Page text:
1:11 Therefore they did set over them taskmasters to afflict them with their burdens. And they built for Pharaoh treasure cities, Pithom and Raamses. 1:12 But the more they afflicted them, the more they multiplied and grew. And they were grieved because of the children of Israel. 1:13 And the Egyptians made the children of Israel to serve with rigour: 1:14 And they made their lives bitter with hard bondage, in morter, and in brick, and in all manner of service in the field: all their service, wherein they made them serve, was with rigour.

Pharaoh Orders the Jews to Kill Their Infant Boys According to the Bible

Exodus 1:15 And the king of Egypt spake to the Hebrew midwives, of which the name of the one was Shiphrah, and the name of the other Puah: 1:16 And he said, When ye do the office of a midwife to the Hebrew women, and see them upon the stools; if it be a son, then ye shall kill him: but if it be a daughter, then she shall live. 1:17 But the midwives feared God, and did not as the king of Egypt commanded them, but saved the men children alive. [Source: King James Version of the Bible, gutenberg.org]

1:18 And the king of Egypt called for the midwives, and said unto them, Why have ye done this thing, and have saved the men children alive? 1:19 And the midwives said unto Pharaoh, Because the Hebrew women are not as the Egyptian women; for they are lively, and are delivered ere the midwives come in unto them.


Moses with his biological parents

1:20 Therefore God dealt well with the midwives: and the people multiplied, and waxed very mighty. 1:21 And it came to pass, because the midwives feared God, that he made them houses. 1:22 And Pharaoh charged all his people, saying, Every son that is born ye shall cast into the river, and every daughter ye shall save alive.

Exodus on the Birth of Moses and His Adoption

2:1 And there went a man of the house of Levi, and took to wife a daughter of Levi. 2:2 And the woman conceived, and bare a son: and when she saw him that he was a goodly child, she hid him three months. 2:3 And when she could not longer hide him, she took for him an ark of bulrushes, and daubed it with slime and with pitch, and put the child therein; and she laid it in the flags by the river's brink. 2:4 And his sister stood afar off, to wit what would be done to him. [Source: King James Version of the Bible, gutenberg.org]

2:5 And the daughter of Pharaoh came down to wash herself at the river; and her maidens walked along by the river's side; and when she saw the ark among the flags, she sent her maid to fetch it. 2:6 And when she had opened it, she saw the child: and, behold, the babe wept. And she had compassion on him, and said, This is one of the Hebrews' children. 2:7 Then said his sister to Pharaoh's daughter, Shall I go and call to thee a nurse of the Hebrew women, that she may nurse the child for thee? 2:8 And Pharaoh's daughter said to her, Go. And the maid went and called the child's mother.

2:9 And Pharaoh's daughter said unto her, Take this child away, and nurse it for me, and I will give thee thy wages. And the women took the child, and nursed it. 2:10 And the child grew, and she brought him unto Pharaoh's daughter, and he became her son. And she called his name Moses: and she said, Because I drew him out of the water.

Moses in the Basket of Reeds

In order to escape death, Moses' mother placed him in a basket when he was still a baby and set him adrift on the River Nile. She left his fate up to God's will. The infant Moses was rescued by the Pharaoh's daughter and brought up in the palace as a royal prince.|::|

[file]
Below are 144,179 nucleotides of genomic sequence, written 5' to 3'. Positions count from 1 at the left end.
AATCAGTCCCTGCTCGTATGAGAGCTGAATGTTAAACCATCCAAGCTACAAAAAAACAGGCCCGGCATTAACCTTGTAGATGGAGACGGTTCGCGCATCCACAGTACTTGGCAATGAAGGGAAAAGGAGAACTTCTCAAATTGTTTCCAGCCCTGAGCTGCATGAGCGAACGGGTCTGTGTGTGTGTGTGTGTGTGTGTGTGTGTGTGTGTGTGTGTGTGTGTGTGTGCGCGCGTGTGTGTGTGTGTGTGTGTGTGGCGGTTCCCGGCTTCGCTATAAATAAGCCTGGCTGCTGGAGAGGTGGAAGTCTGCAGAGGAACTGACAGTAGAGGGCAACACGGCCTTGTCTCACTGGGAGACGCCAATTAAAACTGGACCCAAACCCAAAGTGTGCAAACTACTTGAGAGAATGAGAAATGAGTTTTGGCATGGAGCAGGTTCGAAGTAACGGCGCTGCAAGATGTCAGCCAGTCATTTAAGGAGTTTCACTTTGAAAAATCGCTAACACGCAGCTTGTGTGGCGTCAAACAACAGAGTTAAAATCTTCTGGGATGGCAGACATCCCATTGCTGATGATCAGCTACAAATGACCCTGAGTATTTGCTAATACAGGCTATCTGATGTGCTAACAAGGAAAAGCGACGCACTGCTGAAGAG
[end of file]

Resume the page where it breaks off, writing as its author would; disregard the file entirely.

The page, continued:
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Moses on the Nile
According to the BBC: “The story of the infant Moses being set adrift in a basket bears remarkable similarities to an old Babylonian myth about a great King called Sargon who was discovered as a baby in a basket in a river. Between 600 and 300 BCE, Jewish scribes in Jerusalem set out to record all the old tales of their people, handed down from generation to generation. What if the scribes had wanted to add a bit of spice to their tales to make them more interesting? Could they have used the myth of Sargon and made up the tale of Moses? It's certainly possible as we know the Jews were captured by the Babylonians in 587 BCE and held in exile in Babylon (modern Iraq) for some time. They could have picked up the Sargon legend there. [Source: BBC |::|]

Egyptologist Jim Hoffmeier studied the original Hebrew text and found that key words in the story — bulrushes, papyrus, Nile, riverbank — were all ancient Egyptian words, and not Babylonian. On top of this the name 'Moses' — an Egyptian name meaning 'One who is born' — uses the same root as 'Ramses'. It' seems implausible that a Hebrew scribe, one thousand years after the events are said to have taken place, could have dreamed up a story using authentic Egyptian words. Hoffmeier told the BBC: “Actually there are many stories of babies being put in baskets and exposed or put in water. This was an ancient way of putting a child out to the fate of the gods. Today people put babies in baskets and put them on church doorsteps.” |::|

Legend of Sargon and Its Parallels with the Moses Story

The birth story of Moses (Exodus 2:1-10) was probably recorded during the tenth century B.C. It has similarities with the birth account of King Sargon, who lived near the end of the third millennium B.C in Mesopotamia. It doesn’t seem improbable that people in ancient times hid unwanted children in such a way that they were found by rich or powerful people so the child wouldn’t have to die or force a family to struggle more than it already was. [Source: piney.com]